Change the NAACP or let it die?
Florida A&M University is beginning a very important chapter in its storied life. Undoubtedly the gem of Historically Black Colleges and Universities, stakeholders writing that chapter are anxious to restore the brilliance of the brand; Excellence with Caring. They are not clinging to the past, but committing to the legacy that secures the university and prepares our students for the future.
FAMU has a long history of turning an inherent disadvantage into success, fascinating educators with each new benchmark. The new standard confirmed its relevancy. The university landed squarely in the Ivy League realm, on the radar of major corporations, the recipient of patents, major grants, research contracts, and findings. Merit scholars and faculty clamored to be part of this emerging phenomenon.
It is important to understand that institutional resilience is a FAMU trademark. Remember, HBCUs are in great peril and their presidents must be ready to defend and advance the mission constantly.
For that reason, a national presidential search is necessary. Transparency is critical to the process. It will provide the clarity necessary to find the right leader. FAMU cannot be victimized again by a hidden agenda facilitated by side deals that cost the institution it’s relevancy, dignity and purpose. A transparent search process gets us there.
Merit is the arbiter of this process; therefore, we must understand that no one is entitled to the job. There can be no backdoor entry for our next president.
FAMU deserves exceptional leadership and a national search will deliver such a candidate. The interim president, Dr. Larry Robinson, must have the right to be eligible to apply.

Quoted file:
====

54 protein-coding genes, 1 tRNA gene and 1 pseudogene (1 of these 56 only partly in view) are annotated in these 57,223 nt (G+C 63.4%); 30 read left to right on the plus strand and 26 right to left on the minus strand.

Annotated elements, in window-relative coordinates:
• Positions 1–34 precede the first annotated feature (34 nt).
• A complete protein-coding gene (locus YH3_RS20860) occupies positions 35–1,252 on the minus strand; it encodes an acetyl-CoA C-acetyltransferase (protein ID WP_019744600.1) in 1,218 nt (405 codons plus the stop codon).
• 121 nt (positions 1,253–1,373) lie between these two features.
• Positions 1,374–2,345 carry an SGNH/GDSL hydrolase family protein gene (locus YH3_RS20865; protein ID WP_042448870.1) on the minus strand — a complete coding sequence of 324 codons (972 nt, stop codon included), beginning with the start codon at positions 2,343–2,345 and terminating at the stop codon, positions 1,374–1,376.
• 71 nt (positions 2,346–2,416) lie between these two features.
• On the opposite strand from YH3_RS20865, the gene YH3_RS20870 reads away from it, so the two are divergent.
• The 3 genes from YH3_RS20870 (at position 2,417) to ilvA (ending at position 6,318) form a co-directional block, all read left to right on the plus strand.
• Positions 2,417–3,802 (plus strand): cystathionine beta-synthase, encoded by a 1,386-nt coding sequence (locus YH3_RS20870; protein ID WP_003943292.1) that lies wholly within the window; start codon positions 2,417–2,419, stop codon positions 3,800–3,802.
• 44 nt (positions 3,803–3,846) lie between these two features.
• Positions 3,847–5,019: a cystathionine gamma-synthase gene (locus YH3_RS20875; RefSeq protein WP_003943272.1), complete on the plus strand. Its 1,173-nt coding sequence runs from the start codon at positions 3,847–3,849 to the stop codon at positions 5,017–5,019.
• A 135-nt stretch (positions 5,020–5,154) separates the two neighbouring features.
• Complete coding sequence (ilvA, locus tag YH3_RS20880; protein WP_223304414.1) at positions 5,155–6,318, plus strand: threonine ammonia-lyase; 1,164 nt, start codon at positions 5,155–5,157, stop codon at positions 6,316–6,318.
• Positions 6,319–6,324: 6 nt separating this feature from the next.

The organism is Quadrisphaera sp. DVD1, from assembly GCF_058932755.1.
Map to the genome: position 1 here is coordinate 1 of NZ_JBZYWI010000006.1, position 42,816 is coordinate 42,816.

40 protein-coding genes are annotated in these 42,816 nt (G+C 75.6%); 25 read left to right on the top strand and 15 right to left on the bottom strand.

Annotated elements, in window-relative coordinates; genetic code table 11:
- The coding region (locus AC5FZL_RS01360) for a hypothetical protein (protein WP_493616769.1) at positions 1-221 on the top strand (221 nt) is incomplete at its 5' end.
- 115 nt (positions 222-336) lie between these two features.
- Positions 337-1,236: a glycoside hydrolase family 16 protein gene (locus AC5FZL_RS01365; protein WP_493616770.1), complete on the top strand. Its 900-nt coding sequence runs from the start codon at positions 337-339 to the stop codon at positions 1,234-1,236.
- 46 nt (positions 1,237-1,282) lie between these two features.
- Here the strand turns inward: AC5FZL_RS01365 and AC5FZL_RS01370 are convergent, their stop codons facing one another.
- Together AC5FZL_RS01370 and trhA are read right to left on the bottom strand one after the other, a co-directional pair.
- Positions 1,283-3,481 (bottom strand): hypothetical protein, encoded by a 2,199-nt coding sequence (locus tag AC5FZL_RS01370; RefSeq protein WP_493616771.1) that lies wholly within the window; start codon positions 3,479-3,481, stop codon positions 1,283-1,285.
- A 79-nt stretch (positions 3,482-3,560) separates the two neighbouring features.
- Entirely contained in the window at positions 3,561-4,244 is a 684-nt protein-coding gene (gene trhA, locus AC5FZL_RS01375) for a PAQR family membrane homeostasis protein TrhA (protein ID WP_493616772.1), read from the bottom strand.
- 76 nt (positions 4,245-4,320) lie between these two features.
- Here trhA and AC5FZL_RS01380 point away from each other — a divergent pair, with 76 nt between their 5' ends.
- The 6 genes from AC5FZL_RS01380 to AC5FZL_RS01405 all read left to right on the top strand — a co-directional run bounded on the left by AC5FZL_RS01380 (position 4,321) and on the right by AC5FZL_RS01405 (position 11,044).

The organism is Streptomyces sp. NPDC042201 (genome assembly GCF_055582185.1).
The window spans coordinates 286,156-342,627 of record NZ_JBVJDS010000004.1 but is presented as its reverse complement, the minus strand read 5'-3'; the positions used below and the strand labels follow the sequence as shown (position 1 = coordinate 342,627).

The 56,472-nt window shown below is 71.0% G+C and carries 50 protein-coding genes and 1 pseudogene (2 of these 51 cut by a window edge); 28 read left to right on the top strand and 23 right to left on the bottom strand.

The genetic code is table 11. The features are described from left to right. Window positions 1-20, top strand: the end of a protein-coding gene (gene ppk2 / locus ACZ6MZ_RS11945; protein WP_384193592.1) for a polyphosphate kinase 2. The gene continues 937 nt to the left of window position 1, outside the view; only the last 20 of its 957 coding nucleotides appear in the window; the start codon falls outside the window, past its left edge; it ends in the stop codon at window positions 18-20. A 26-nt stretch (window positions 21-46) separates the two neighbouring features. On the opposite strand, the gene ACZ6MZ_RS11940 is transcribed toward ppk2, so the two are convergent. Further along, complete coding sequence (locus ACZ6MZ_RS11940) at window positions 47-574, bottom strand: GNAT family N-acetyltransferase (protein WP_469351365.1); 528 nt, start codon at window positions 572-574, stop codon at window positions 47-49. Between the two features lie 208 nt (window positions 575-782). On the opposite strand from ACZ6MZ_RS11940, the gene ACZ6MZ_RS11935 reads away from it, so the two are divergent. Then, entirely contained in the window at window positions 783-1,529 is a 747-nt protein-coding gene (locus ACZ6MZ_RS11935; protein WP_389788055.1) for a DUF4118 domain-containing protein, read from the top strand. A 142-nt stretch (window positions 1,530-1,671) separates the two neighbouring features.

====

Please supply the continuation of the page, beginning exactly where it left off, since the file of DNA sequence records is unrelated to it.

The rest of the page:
Florida A&M University is the great equalizer, rewarding the best of us and the least of us with an education that prepared many to compete, work and contribute to society that has been less than welcoming. This university has done great service to our community and we are obligated to keep the FAMU legacy alive.
I’ve been blessed and highly favored. Daddy has been around for as long as I can remember. He turned 94 this year. He still has his mental faculties and can still, with a little help, get around. Last week we went fishing “down at the pond” below the house he shared with my mom for about 20 years after they moved back to Bedford, Virginia from Philadelphia where they raised my sister and two knucklehead little boys (my brother and I) into adulthood.
As a child, I revered him, I saw him as a superhero of sorts: tall, powerfully strong, and on the side of right. I also respected him in the sense that I loathed the thought of him (or my mom) discovering any misbehavior on my part. Partially because I feared punishment but more so because I hated to disappoint them.
You see as I grew older, before I started school and thereafter, Daddy would take us to work. He worked a full time job as a cook at the Veterans Hospital in Philly and later in Valley Forge. But Daddy had mucho skills. We went with him after work on his job. He worked doing almost everything: plumbing and heating, hanging wall paper, painting, and working on cars. We would clean up, sweep, pick up trash, load and unload the various cars (like the old Dodge station wagon with the push button transmission). Sometimes we would just stay in the car all day Saturday outside his job.We’d wait for him to finish, entertaining ourselves with toy soldiers, flash cards and comic books.
Through it all, we learned first-hand how hard he worked to put food on the table, pay the mortgage on our modest three bedroom West Philly row house, and keep us in clean clothes and decent shoes. We saw the sweat dripping off his chin on those hot summer days in the converted evening before the coming Thursday election. If by some miracle the opposing slate(s) get to copy enough addresses for mailings, letters or whatever won’t be received until Wednesday or Thursday, Election Day. Some lists have no telephone numbers and/or email addresses.